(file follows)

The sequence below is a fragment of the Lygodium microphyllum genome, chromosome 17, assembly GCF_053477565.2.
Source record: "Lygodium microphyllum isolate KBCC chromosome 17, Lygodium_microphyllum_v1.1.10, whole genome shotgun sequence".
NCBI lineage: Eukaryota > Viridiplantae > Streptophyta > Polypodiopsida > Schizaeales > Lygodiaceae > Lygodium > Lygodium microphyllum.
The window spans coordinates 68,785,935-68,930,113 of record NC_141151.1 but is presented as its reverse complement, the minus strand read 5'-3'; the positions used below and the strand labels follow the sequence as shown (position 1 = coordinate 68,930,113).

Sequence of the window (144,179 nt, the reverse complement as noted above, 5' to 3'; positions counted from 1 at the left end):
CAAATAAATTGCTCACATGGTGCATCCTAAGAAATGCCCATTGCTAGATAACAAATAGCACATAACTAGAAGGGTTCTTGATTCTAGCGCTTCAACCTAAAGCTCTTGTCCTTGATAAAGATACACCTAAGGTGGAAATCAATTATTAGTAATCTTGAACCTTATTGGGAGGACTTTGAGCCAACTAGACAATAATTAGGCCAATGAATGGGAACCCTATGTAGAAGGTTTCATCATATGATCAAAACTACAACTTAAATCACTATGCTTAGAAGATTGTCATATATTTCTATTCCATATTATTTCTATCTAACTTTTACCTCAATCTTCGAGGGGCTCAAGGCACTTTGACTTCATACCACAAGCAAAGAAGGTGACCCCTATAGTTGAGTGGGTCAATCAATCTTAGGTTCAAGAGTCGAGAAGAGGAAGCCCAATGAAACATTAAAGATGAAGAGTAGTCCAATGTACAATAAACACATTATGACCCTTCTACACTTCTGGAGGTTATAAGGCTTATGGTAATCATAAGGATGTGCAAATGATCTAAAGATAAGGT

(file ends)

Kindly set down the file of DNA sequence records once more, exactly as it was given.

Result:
The sequence below is a fragment of the Lygodium microphyllum genome, chromosome 17, assembly GCF_053477565.2.
Source record: "Lygodium microphyllum isolate KBCC chromosome 17, Lygodium_microphyllum_v1.1.10, whole genome shotgun sequence".
NCBI lineage: Eukaryota > Viridiplantae > Streptophyta > Polypodiopsida > Schizaeales > Lygodiaceae > Lygodium > Lygodium microphyllum.
The window spans coordinates 68,785,935-68,930,113 of record NC_141151.1 but is presented as its reverse complement, the minus strand read 5'-3'; the positions used below and the strand labels follow the sequence as shown (position 1 = coordinate 68,930,113).

Sequence of the window (144,179 nt, the reverse complement as noted above, 5' to 3'; positions counted from 1 at the left end):
CAAATAAATTGCTCACATGGTGCATCCTAAGAAATGCCCATTGCTAGATAACAAATAGCACATAACTAGAAGGGTTCTTGATTCTAGCGCTTCAACCTAAAGCTCTTGTCCTTGATAAAGATACACCTAAGGTGGAAATCAATTATTAGTAATCTTGAACCTTATTGGGAGGACTTTGAGCCAACTAGACAATAATTAGGCCAATGAATGGGAACCCTATGTAGAAGGTTTCATCATATGATCAAAACTACAACTTAAATCACTATGCTTAGAAGATTGTCATATATTTCTATTCCATATTATTTCTATCTAACTTTTACCTCAATCTTCGAGGGGCTCAAGGCACTTTGACTTCATACCACAAGCAAAGAAGGTGACCCCTATAGTTGAGTGGGTCAATCAATCTTAGGTTCAAGAGTCGAGAAGAGGAAGCCCAATGAAACATTAAAGATGAAGAGTAGTCCAATGTACAATAAACACATTATGACCCTTCTACACTTCTGGAGGTTATAAGGCTTATGGTAATCATAAGGATGTGCAAATGATCTAAAGATAAGGT